Data governance

What privacy professionals need to know

On December 10, 2021, a political agreement was reached on the data governance law. The (largely) remaining procedural steps are expected to be completed by March 2022 and the law will become applicable 15 months after the date of its entry into force – i.e. in the summer of 2023. data governance applies to “data” – “any representation of acts, facts or information…” – in general, not just personal data. This is the first of new EU initiatives European Union on ‘data” to cross the legislative finish line. In this article, we highlight the most relevant provisions for privacy professionals. For those who want a quick read, the key points are listed below The full article contains a general summary of the law and a more in-depth analysis of the impact for privacy professionals.

  • The law encourages wider reuse of data held by public sector bodies, including personal data. This should be achieved using secure processing environments and anonymization techniques such as differential privacy and synthetic data creation. This part of the law may lead to further development and guidance on the use of these techniques which may be of wider use, beyond the immediate purpose of reusing public sector data.
  • A licensing regime is in place for “data intermediaries”. These are organizations that establish commercial agreements between data holders and data users, but do not themselves add additional value to the data. Data intermediaries will have to satisfy licensing terms designed to ensure their independence and limit their re-use of data and metadata. The requirements will affect those offering data marketplaces and (possibly) consent management platforms. Adtech companies should take note.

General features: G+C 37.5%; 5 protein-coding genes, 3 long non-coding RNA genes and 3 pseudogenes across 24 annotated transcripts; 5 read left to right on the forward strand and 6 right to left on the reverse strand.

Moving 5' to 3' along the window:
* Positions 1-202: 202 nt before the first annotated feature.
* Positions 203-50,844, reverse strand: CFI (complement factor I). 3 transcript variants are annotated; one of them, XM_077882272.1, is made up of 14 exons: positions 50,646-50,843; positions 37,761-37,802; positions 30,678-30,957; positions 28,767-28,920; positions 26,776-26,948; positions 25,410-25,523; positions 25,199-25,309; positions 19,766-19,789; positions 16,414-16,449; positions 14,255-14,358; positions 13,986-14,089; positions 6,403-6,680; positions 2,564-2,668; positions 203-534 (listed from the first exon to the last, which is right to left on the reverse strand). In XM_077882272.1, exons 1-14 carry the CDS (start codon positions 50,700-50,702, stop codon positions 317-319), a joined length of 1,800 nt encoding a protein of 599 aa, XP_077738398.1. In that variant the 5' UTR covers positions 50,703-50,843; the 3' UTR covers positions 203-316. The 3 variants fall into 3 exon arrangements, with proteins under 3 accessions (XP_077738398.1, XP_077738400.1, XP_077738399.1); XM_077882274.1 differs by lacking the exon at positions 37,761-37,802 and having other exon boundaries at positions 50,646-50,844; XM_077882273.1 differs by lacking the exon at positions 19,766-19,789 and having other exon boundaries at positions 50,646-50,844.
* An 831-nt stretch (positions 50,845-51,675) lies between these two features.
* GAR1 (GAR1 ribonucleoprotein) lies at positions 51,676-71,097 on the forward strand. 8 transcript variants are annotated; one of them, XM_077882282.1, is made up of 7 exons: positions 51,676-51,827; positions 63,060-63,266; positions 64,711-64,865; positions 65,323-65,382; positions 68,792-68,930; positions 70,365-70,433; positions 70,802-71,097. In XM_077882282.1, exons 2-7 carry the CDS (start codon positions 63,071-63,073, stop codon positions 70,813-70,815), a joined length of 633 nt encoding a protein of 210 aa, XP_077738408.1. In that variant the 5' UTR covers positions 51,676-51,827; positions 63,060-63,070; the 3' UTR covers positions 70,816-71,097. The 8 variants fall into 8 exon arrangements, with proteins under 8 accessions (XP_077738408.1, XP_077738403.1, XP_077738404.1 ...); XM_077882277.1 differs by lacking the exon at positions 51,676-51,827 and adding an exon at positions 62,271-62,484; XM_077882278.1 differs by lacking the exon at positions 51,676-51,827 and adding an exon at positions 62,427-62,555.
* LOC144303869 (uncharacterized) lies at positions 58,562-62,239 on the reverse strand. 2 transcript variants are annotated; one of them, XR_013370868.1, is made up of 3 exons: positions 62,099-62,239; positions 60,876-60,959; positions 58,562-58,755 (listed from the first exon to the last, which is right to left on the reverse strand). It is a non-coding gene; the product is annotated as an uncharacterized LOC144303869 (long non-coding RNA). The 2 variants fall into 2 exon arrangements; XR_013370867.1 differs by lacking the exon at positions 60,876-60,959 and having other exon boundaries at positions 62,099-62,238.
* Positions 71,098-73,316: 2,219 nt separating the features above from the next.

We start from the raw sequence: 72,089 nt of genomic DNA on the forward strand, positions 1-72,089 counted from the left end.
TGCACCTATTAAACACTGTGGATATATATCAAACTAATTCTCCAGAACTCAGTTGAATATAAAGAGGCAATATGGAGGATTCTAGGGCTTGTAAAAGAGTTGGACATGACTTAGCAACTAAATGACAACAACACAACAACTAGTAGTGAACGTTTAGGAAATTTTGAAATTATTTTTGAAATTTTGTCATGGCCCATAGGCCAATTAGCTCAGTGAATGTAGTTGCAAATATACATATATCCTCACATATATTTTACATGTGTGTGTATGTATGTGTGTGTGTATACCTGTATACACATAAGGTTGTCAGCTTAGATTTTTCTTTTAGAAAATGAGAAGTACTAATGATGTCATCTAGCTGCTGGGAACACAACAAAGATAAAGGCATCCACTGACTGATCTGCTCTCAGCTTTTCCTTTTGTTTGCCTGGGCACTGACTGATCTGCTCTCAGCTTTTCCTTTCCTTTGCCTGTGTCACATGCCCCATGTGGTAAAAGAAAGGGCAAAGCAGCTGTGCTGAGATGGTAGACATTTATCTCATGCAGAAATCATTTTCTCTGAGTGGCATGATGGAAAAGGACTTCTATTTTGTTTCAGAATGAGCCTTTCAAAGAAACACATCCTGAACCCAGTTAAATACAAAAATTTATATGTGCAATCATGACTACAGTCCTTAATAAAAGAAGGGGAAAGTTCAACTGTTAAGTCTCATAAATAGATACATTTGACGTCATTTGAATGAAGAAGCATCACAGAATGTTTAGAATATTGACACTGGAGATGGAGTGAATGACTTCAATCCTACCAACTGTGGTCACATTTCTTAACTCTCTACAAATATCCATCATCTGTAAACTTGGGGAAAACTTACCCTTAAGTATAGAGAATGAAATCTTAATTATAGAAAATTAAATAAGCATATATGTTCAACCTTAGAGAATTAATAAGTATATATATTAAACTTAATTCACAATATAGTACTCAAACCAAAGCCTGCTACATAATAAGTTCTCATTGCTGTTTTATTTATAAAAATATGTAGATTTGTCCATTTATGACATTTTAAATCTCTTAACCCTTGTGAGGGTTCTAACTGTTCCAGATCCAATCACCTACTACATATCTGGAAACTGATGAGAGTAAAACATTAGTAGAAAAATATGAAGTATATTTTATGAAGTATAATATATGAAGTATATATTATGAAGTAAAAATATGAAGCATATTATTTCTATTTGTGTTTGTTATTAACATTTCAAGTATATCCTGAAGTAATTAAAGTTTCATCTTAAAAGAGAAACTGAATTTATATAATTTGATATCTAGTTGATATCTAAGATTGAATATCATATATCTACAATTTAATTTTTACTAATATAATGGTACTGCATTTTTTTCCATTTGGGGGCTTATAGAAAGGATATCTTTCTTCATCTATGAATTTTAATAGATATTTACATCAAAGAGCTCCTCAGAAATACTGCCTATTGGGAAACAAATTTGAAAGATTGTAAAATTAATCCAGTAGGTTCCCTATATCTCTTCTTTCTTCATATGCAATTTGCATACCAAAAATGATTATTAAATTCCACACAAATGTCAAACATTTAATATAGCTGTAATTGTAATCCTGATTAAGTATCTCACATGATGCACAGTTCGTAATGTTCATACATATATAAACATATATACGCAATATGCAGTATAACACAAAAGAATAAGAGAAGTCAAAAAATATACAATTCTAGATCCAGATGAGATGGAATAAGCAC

• Data altruism is to be encouraged. Those who want broader access to data – especially for scientific research – may find this makes it easier to access more data. Those operating on a not-for-profit basis for public benefit purposes may consider becoming a recognized data altruism organization.
  • The law contains the first steps towards restricting transfers of non-personal data. Data intermediaries and recognized data altruism providers will need to consider whether third countries provide adequate protections for non-personal data and will need to resist attempts by public authorities in third countries to access non-personal data originating from the EU. There are additional restrictions applicable to those involved in the re-use of public sector data, as well as mechanisms for the Commission to recognize countries as offering adequate protection and to adopt standard contractual clauses for the transfer of personal data not personal.

Photo by Guillaume Perigois on Unsplash

Editor’s note:

Editor’s Note: This article highlights the provisions of the data governance law most relevant to privacy professionals. The full article contains a general summary of the law and a more in-depth analysis of the impact for privacy professionals and can be find at